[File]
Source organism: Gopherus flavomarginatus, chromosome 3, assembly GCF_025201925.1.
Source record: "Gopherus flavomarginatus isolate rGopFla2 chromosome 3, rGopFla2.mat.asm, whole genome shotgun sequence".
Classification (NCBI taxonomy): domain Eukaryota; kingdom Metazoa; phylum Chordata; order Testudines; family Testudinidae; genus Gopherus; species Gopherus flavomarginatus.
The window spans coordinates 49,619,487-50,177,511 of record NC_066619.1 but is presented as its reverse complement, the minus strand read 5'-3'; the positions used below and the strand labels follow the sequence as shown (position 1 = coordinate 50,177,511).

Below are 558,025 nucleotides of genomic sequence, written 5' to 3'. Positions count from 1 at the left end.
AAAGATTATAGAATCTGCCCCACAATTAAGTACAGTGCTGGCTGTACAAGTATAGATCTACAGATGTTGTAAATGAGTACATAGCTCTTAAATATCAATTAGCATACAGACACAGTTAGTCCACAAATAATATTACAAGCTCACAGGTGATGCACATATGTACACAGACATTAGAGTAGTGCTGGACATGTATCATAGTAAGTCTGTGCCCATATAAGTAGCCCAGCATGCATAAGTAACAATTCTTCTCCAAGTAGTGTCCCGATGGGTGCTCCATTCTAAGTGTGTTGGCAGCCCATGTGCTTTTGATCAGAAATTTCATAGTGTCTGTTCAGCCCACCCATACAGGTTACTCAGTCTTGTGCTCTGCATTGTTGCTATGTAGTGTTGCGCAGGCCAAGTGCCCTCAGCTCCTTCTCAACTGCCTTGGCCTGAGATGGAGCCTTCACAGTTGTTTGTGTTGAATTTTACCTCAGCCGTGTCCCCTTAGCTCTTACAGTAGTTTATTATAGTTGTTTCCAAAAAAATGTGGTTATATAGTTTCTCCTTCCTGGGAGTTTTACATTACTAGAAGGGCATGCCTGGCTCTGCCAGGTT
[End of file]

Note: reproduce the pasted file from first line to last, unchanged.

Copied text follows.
Source organism: Gopherus flavomarginatus, chromosome 3, assembly GCF_025201925.1.
Source record: "Gopherus flavomarginatus isolate rGopFla2 chromosome 3, rGopFla2.mat.asm, whole genome shotgun sequence".
Classification (NCBI taxonomy): domain Eukaryota; kingdom Metazoa; phylum Chordata; order Testudines; family Testudinidae; genus Gopherus; species Gopherus flavomarginatus.
The window spans coordinates 49,619,487-50,177,511 of record NC_066619.1 but is presented as its reverse complement, the minus strand read 5'-3'; the positions used below and the strand labels follow the sequence as shown (position 1 = coordinate 50,177,511).

Below are 558,025 nucleotides of genomic sequence, written 5' to 3'. Positions count from 1 at the left end.
AAAGATTATAGAATCTGCCCCACAATTAAGTACAGTGCTGGCTGTACAAGTATAGATCTACAGATGTTGTAAATGAGTACATAGCTCTTAAATATCAATTAGCATACAGACACAGTTAGTCCACAAATAATATTACAAGCTCACAGGTGATGCACATATGTACACAGACATTAGAGTAGTGCTGGACATGTATCATAGTAAGTCTGTGCCCATATAAGTAGCCCAGCATGCATAAGTAACAATTCTTCTCCAAGTAGTGTCCCGATGGGTGCTCCATTCTAAGTGTGTTGGCAGCCCATGTGCTTTTGATCAGAAATTTCATAGTGTCTGTTCAGCCCACCCATACAGGTTACTCAGTCTTGTGCTCTGCATTGTTGCTATGTAGTGTTGCGCAGGCCAAGTGCCCTCAGCTCCTTCTCAACTGCCTTGGCCTGAGATGGAGCCTTCACAGTTGTTTGTGTTGAATTTTACCTCAGCCGTGTCCCCTTAGCTCTTACAGTAGTTTATTATAGTTGTTTCCAAAAAAATGTGGTTATATAGTTTCTCCTTCCTGGGAGTTTTACATTACTAGAAGGGCATGCCTGGCTCTGCCAGGTT